Wildwood Log Homes Your Source For All Of Your Log Home And Rustic Cabin Needs Including Stains, Screws, Caulk, Chinking, Kiln Dried Logs, Graded Certified Logs, Hand Hewn Logs & Sidings, All Tounge & Groove Products, Round & Natural Porch Posts, Rough Sawn Lumber. And Custom Designed Log Homes

Log Cabin Stain-Exterior Existing

Log Cabin Staining - Exterior Surfaces - Existing Stain 

Existing Log Home, Wood Siding, Timbers, Beams, Etc.

Research**Surface Preparation**Application**Maintenance

 

Exterior - Existing Home/Surfaces - Logs, Beams, Siding, Soffit, Timbers, Etc.

1) Research - Inspect

   - an existing log cabin or rustic home stain project follows the same routine as a new except , you must determine the condition of your existing surface and what its going to take to get it ready for the stain application

   -  site, surfaces to be covered, products to be used, tools needed, time needed, help/labor

   - products to be used? how intense are the chemicals?, will you need to cover landscaping?

   - will research be a little more in depth with an existing log home stain project versus a new log home stain project? most likely

2) Surface Preparation - Preserve - (the following does not address stripping {see our stripping section})

  - most existing wood stained surfaces needs preparation before stain is applied, this is because most wood gets dirty via rain, wind, sun, etc., think pollen, leaves, dust from lawn mowers, weed eaters, etc. no problem, a good wood wash (through research you have determined how harsh a chemical to use) will take care of this and put you on your way to a quality stain application.

   - landscaping, porch plants, walking surfaces, cars, trucks, boats, etc. don't forget on an existing log or rustic home re-stain project things have to be moved or covered. know your surfaces and the products to be used to clean them (remember:research) they can ruin plants, paint jobs on cars, boats, bikes, and more. we feel like if we repeat covering things, moving things, and being aware on an existing stain project, fewer things will be ruined

   - wet/clean/rinse. a standard procedure would be to mix the wash/cleaner solution and have at the ready.  an existing home/surface normally takes more elbow grease than a new wood surface. same type brushes, just more brushing and more pressure. section off, keep surfaces wet, clean, and rinse well. chemical residue is harmful to stains

   - water infiltration. depending on wall type: logs, siding, shakes, etc., water sometimes has a way of finding a way to the interior. be available with rags and towels to dry up and continue to check throughout the wet/clean/rinse process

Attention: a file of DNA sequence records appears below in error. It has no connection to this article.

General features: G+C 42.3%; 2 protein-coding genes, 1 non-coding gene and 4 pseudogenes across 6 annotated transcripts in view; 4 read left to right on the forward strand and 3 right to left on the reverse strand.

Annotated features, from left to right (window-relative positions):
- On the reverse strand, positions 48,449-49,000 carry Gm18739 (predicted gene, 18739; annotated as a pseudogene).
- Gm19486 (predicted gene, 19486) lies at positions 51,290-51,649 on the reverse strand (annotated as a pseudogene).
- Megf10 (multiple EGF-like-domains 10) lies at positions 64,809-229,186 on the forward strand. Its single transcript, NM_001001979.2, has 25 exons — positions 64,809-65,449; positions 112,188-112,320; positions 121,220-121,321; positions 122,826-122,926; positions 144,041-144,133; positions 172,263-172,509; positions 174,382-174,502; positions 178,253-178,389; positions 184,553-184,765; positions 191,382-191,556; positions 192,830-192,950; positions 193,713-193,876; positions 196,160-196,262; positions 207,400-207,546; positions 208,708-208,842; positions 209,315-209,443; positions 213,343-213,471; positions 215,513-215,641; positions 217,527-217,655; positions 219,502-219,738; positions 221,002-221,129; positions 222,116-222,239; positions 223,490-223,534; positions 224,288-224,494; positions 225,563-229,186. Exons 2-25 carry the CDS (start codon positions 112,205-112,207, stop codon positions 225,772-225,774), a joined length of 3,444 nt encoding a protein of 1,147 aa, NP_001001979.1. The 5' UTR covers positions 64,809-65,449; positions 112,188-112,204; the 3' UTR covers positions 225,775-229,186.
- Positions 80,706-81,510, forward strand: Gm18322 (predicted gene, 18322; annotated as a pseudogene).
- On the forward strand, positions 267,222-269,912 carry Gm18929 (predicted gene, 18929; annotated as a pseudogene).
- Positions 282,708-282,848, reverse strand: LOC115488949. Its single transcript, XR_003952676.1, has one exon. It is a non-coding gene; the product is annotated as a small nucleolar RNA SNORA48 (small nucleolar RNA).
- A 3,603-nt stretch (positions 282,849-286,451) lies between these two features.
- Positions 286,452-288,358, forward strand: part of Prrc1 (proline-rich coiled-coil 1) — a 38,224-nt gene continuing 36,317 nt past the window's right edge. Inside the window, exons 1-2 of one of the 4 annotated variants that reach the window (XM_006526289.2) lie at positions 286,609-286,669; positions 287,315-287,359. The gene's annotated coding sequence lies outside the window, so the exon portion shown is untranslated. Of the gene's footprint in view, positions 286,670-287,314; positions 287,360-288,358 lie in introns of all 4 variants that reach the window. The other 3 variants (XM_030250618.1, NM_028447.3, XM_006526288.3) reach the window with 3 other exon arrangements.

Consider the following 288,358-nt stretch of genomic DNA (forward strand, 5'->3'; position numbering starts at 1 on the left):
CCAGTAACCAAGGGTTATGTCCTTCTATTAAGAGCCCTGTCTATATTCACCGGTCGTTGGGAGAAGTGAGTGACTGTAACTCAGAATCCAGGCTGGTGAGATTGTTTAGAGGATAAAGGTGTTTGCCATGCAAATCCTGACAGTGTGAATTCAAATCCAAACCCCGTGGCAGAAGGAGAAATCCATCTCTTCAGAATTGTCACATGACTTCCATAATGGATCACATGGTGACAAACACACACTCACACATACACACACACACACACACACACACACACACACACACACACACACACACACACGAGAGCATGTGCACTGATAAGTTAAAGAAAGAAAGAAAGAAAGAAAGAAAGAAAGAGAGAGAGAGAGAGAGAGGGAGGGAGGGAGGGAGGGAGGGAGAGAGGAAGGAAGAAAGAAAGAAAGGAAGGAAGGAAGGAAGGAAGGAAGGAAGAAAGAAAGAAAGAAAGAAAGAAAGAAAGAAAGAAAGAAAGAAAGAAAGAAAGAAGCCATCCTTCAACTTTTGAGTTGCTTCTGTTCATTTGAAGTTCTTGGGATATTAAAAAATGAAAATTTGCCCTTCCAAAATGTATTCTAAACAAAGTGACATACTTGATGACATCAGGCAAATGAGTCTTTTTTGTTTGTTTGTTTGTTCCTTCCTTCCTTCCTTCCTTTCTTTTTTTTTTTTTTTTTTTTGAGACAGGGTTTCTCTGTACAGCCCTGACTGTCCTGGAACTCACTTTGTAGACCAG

- stop, sanding and grinding?, is this gonna strip the surface? remember this can smooth/change the surface and create spots of different textures and colors/shades, stripping is different than cleaning (see our stripping info page)

   - now, preserve. do you need to treat for insects, beetles, termites, and so forth?  is now the time? research, decide on a product, use properly, and get ready to stain

3) Application

   - existing surfaces have been cleaned, time to stain, touch up caulk, fillers, puttys, and such

   - you will not go wrong staining and then caulking, or caulking and then staining

   - there's always a handful of places that could stand some caulking or putty or filler attention, we like to do this before we start the staining process on existing homes but (your choice).

   - now, let's stain. based on the average clean job we have found there's normally some lighter and darker places. we like to do what we call a "dry brush" method. go around your project lightly touching up and blending in light spots. now we can spray and back brush. 1-2 coats based on need and stain manufacturer specs. back brush

   - ok, are we adding mold, mildew, UV protection? do they mix with final/topcoat or does it go on afterward? 

   - final coat of stain/topcoat. apply, back brush, depending on product this will be a stain with sealer in it or a clear topcoat. section out to help eliminate lap marks, apply, back brush, you're done

4) Maintenance - Same as New Construction

   - a quality log home stain project cannot be left alone forever, there is maintenance involved to get the most life out of the stain

   - what we are doing is protecting the stain that is protecting the wood. 

   - maintenance will need to be done for mold, mildew, UV, insects, caulk, topcoats: this will help protect the stain that protects/conditions the wood

   - a regular cleaning (we suggest every 12-18 months) a little bit of dish washing liquid mixed in 5 gals of water, lightly wet the wall, spray on the cleaning solution, soft plastic bristle broom the surface and rinse with garden hose pressure only

   - when clean, check for any caulk or topcoat touch-ups. we have found that the "weather" side of a log or rustic home normally requires touch-ups on a regular basis while the other sides maybe every other cleaning or so 

   - don't forget mold, mildew, UV, insects, etc.

"Get up, go to work. Be thankful you can because there are many who do not have that opportunity. Work for your family, friends, community, country, and God. JB"